CASE VIGNETTES – FEBRUARY 2019

Who Would You Get To Do Your Hip Replacement?

Lawyers typically know which fellow practitioners are good and those who are not. Whether the need is for a commercial litigator, a mediator, a criminal lawyer or a family law advocate, all of you will know just who to go to and when.

Orthopaedic Surgeons should be the same. Unfortunately, some surgeons will themselves require surgical intervention from time to time. The key question then is, who do you trust?

doc queries

question marks

This can be more difficult than you might imagine. Personality obviously has a role to play but ultimately, most of us want an expert technician with a low complication rate and with a reputation for producing results that yield a long-term survivorship or outcome.

Not many Orthopaedic Surgeons visualise other surgeons operating. Trainees are usually well-positioned because they have an opportunity to assist many Consultants in a variety of settings. Consultants themselves however are often busy at the coalface and do not spend much time in the presence of their colleagues in the operating theatre environment.

The Australian Orthopaedic Association National Joint Replacement Registry collates outcome data following hip replacements, knee replacements, shoulder replacements and knee joint anterior cruciate ligament reconstructions on an annual basis. Contribution rates by surgeons in Australia are close to 100%. Longitudinal analyses are possible and observers are therefore able to determine which surgeons are performing better than the average.

graph 2

 

graph

Next time you contemplate undergoing orthopaedic surgery in the form of a joint replacement, ask your surgeon how he or she fares at a national level.

Case Vignette – February 2020

CASE VIGNETTE – FEBRUARY 2020

Indolent Infection  Following Serious Orthopaedic Injuries

Bacterial infections continue to give rise to significant difficulties with orthopaedic surgery, whether it be in the emergency setting or at the time of elective operations. The pivotal work of Fleming and Florey bringing penicillin to market in the first two or three decades of the last century made a significant change to the outcome of surgical endeavours. Research and development by the major drug marketing companies has brought a plethora of new and different types of antibiotics into the market.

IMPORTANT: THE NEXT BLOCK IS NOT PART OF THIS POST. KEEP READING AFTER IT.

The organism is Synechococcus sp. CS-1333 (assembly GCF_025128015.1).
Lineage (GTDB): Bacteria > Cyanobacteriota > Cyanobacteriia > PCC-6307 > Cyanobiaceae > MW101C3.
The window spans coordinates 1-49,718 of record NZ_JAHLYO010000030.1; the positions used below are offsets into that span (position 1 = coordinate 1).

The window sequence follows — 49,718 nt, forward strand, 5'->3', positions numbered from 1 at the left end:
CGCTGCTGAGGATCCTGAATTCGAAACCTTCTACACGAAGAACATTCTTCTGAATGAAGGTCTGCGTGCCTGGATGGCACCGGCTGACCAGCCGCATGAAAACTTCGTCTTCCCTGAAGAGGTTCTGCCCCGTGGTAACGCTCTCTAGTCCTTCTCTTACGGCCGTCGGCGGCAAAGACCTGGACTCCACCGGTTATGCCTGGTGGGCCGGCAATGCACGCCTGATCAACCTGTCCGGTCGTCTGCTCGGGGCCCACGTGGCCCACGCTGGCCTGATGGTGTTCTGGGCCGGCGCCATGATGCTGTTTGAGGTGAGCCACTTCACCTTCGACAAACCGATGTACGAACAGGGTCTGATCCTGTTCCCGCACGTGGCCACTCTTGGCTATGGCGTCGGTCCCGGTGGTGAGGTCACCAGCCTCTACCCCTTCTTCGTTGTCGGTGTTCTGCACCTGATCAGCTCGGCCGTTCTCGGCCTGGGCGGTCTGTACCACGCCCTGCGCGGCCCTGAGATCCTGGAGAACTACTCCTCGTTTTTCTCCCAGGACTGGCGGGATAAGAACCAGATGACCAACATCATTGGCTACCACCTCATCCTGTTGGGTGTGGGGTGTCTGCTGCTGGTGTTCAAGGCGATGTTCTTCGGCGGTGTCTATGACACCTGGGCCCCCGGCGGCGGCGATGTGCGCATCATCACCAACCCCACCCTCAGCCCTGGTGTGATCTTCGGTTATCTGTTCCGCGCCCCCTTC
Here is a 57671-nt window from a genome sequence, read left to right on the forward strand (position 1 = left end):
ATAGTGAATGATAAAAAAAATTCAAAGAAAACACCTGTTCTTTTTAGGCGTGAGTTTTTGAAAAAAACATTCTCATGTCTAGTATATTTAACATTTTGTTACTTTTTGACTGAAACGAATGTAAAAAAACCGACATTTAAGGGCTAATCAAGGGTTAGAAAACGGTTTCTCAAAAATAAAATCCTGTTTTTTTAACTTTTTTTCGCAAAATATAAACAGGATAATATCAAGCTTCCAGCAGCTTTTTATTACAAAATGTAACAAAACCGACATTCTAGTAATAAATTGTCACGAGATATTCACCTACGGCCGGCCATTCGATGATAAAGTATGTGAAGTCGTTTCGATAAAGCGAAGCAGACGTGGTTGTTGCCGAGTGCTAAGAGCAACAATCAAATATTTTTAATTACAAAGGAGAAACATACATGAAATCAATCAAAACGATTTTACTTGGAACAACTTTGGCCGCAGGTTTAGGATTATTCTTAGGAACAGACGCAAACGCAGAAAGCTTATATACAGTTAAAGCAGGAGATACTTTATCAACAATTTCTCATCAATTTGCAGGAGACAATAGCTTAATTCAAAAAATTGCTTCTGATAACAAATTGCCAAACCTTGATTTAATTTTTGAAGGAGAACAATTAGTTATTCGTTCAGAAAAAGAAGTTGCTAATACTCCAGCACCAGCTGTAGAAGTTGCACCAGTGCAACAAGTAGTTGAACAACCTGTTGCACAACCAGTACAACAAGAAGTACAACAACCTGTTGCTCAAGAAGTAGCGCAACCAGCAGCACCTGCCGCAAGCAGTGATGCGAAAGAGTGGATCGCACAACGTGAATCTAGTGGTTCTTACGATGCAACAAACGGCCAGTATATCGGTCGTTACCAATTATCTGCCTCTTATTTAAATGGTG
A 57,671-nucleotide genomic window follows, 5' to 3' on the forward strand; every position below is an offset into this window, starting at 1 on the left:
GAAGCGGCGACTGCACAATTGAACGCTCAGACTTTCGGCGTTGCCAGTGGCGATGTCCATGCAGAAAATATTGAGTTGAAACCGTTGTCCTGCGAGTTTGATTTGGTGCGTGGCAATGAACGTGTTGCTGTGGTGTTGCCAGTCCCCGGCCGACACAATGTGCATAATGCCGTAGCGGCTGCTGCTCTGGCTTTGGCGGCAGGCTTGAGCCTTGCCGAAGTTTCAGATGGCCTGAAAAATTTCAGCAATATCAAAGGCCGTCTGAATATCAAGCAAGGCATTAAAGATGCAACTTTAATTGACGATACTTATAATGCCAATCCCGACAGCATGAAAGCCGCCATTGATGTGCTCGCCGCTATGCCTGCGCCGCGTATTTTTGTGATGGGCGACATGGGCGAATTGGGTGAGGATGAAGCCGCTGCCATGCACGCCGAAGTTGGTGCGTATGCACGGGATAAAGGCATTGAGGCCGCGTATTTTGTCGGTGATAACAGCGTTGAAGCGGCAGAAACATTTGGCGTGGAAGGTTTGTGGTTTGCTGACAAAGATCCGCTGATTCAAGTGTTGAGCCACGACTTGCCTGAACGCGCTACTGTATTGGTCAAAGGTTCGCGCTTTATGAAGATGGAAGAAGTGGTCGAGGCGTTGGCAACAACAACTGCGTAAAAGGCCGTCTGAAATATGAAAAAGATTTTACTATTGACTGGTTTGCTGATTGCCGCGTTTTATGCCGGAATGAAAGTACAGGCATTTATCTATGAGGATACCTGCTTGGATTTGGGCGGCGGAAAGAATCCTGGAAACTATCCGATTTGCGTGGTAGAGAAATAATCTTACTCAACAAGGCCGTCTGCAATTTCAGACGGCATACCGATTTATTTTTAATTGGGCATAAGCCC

Unfortunately, our bacterial adversaries are extremely clever in the way they mutate and learn to overcome the obstacles presented by the antibiotics, and thereby thrive in the post-surgical setting. Some of the difficulty is of our own doing. There are practitioners who will use antibiotics unwisely, patients who do not always take a full course, and bacterial whose virulence sets them apart in their ability to develop resistance.

So serious is this problem that as we enter the next decade, it is likely that we will witness infections even in our own community with bacteria expressing resistance to every chemotherapeutic agent at our disposal.

Most infections are obvious. They are accompanied by pain, redness, swelling, an increase in temperature and often a discharge (whether it be serous or pus). Other infections however are vastly more subtle and can remain indolent for weeks, months and even years.

For example, it is possible to have an osteomyelitic bacterium that has lay quiescent in sequestrum in a bone for some decades. It is only when that sequestrum or local deposit is disturbed (say at the time of an injury with a fracture or at the time of undergoing a hip or knee replacement) that the bacterium is again released, prodded into action and a spectacular infectious result is witnessed.

Whilst non-operative modalities such as the use of antibiotics are of great importance in fighting infections, it is the scalpel which is the most effective of all tools. Abscesses should be drained, dead and devitalised tissue debrided or removed and vascularisation of the local region maximised.

This has very special medicolegal implications. There is a risk that a patient may be deemed to have achieved the state of Maximal Medical Improvement. The condition could be thought to be both stable and stationary. A claim could therefore be closed prematurely. The recurrence of an indolent infection after claim closure could result in significant morbidity, great financial imposts and even mortality. It is worthwhile ensuring that your medicolegal expert always considers this possibility when formulating a report.